Hotel happiness factor on the rise..Wanted: more Canadian travel studies!
Interesting piece by Barb De Lollis in USA Today about how hotel guests appear more satisified in the past year than they were in the 12 months prior to that.
J.D. Power and Associates latest study suggests a combination of reduced rates (yeah, that helps makes folks happy) and fewer crowds (ditto) boosted hotel ratings in a variety of categories. Mark Schwartz, in charge of J.D. Power's travel practice, said hotels put more of a focus on service in the last little while, and thank goodness for that.
"All of them are focused on improving guest satisfaction," Schwartz said "Almost all of the chains increased their scores on a year-over-year basis - and not a single hotel chain saw its score drop significantly."
Tops in the luxury category was Ritz-Carlton, with Toronto-based Four Seasons coming a very respectable second, ahead of J.W. Marriott and fourth-place (still quite good, and also Toronto-based) Fairmont.
Winner in the "upscale" category was Omni Resorts, with Delta way down at 15th, while the "mid-scale, full service" category winner was Hilton Garden Inn for the second year in a row. In the category of "mid-scale, limited service," Drury Inn and Suites won for the fifth straight year, while Microtel Inns & Suites copped top honours in the economy/budget category for the, wait for it, ninth year in a row. In the extended stay category, the gold medal went to Homewood Suites.
Sadly for Canadians who like to stay within our own country, a lot of these resorts are U.S. chains with limited or no presence north of the border. I don't see any Canadian locations on the Drury Inn & Suites website. Microtel's website doesn't show any of their own properties near Toronto, Ottawa or Calgary but does link to a lot of other hotels, including Howard Johnson properties and Travelodge hotels.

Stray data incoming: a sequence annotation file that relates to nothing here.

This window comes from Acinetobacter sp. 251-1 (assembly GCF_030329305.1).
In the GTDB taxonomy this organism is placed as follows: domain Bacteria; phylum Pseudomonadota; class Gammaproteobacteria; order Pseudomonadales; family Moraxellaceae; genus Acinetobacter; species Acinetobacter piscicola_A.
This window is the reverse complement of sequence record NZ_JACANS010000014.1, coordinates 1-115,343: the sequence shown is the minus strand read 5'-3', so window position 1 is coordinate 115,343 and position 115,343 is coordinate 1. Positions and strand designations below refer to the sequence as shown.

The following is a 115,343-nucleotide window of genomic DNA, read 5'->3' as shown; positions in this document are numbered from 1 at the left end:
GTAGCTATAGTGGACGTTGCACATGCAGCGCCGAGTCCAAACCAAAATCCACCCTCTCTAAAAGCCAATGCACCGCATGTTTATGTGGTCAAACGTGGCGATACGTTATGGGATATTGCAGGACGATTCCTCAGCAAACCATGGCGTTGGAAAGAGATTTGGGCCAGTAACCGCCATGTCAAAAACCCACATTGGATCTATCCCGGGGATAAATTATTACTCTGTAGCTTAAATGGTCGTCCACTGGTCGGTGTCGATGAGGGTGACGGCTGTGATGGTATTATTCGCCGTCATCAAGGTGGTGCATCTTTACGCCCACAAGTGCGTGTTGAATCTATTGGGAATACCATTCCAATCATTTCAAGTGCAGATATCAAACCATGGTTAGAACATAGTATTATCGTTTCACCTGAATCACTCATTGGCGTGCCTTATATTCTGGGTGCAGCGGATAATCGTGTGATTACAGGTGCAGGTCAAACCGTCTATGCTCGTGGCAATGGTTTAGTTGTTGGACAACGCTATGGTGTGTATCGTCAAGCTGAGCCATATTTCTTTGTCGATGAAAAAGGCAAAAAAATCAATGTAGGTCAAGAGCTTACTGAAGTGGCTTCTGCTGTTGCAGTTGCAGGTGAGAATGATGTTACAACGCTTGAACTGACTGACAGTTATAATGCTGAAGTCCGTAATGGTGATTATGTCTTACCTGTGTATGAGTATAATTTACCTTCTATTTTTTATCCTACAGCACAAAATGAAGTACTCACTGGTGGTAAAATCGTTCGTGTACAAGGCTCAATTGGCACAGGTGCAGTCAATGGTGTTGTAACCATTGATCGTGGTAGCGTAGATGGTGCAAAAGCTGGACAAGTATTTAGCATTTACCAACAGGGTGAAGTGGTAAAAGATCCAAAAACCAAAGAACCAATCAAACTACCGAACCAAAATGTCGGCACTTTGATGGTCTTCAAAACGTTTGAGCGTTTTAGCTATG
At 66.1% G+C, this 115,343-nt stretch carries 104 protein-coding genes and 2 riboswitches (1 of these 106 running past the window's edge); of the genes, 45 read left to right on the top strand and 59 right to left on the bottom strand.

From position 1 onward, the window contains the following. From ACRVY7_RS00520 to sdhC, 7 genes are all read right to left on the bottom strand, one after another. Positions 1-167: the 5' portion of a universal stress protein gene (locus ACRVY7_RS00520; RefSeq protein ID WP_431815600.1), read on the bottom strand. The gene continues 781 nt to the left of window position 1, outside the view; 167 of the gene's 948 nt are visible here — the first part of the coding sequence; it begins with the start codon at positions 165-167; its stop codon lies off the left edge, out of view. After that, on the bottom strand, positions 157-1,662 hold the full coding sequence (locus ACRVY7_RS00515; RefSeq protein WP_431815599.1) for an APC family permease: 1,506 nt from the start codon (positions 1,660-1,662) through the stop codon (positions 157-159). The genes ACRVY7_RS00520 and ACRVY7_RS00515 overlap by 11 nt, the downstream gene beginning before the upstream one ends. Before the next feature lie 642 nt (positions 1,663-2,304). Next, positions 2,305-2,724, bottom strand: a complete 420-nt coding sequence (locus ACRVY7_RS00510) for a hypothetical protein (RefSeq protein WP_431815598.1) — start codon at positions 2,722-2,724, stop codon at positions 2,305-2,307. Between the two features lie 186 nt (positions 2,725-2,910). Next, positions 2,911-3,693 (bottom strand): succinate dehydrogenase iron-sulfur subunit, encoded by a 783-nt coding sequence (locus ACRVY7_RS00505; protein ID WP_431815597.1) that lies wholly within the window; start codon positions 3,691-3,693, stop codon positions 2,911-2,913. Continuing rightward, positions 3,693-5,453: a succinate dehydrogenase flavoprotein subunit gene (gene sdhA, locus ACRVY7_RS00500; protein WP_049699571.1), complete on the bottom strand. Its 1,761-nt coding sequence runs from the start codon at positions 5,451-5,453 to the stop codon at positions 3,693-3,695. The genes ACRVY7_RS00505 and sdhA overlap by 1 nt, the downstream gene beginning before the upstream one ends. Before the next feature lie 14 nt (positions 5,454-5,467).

It's a common problem for us Canadians, as so many studies are based out of the U.S. and don't quite work for us. I get a lot of email around the Fourth of July talking about quick getaways, but the people sending them don't understand we have our own national holiday that's already over by then. And I get a lot of form emails in the days right after July 4 saying things like, "Dear Jim, Hope you had a great Fourth of July weekend. Now that you're back to work, check out the great deals at the Dolly Parton Twin Towers in Bosomville, Tennessee," and things like that. (Wouldn't that be a great hotel, really? I mean, we have Dollywood. So why not a Dolly Parton hotel? Of course, here in Canada we'd have to have the Pamela Anderson chain, complete with vegetarian restaurants utterly devoid of foie gras.)
I checked out the hotel ratings and it was interesting to read about the luxury category. Ritz-Carlton was given an overall five stars out of five, while Four Seasons got four out of five stars for overall satisfaction. Looking around a bit more, I found that Four Seasons hotels got five stars for their rooms and four out of five for check-in, check-out, but only two out of five stars for their reservation system. Which makes me think there's something seriously weird going on. I looked at their website today and it seems fine by me, but obviously folks in the study found things they don't like either on the website or on the phone. Or perhaps they're booking certain rooms and things aren't working out when they check in? I can't tell.
Fairmont got three stars out of five overall, but, again, just two out of five stars for reservations. Is there something wrong with our Canadian companies when it comes to hotel reservations, or is this some kind of weird anomaly based on Americans using American websites, or what? Just for fun, I went online this morning and checked out the Four Seasons site. It looked fine to me. I found various resorts around the world and, in honour of the fact that the London Olympics open in just about exactly two years, I clicked on the Canary Wharf Four Seasons Hotel in London. It popped up with a nice site and I easily found a room for a very reasonable 190 British Pounds (I think just a bit more than 300 Canadian dollars) on a Saturday night in late August. I went on the Fairmont site and easily found a room at the famous San Francisco Fairmont for $279 U.S. a night on Aug. 22.
It was pretty painless, so I'm a touch baffled about what reservation issues J.D. Power is talking about. Still, if I was in charge of Fairmont or Four Seasons today I'd be doing some serious reviewing.
The study found that 58 per cent of folks booked their hotel rooms on-line. I'm a bit surprised it's that low, actually. I don't recall the last time I booked a hotel over the telephone, myself.
In a side note sure to set tongues wagging at Expedia and other such places, Schwartz said guests who make reservations directly through the hotel -- whether via phone or website -- are notably more satisfied with their overall experience than guests who book through an independent travel website.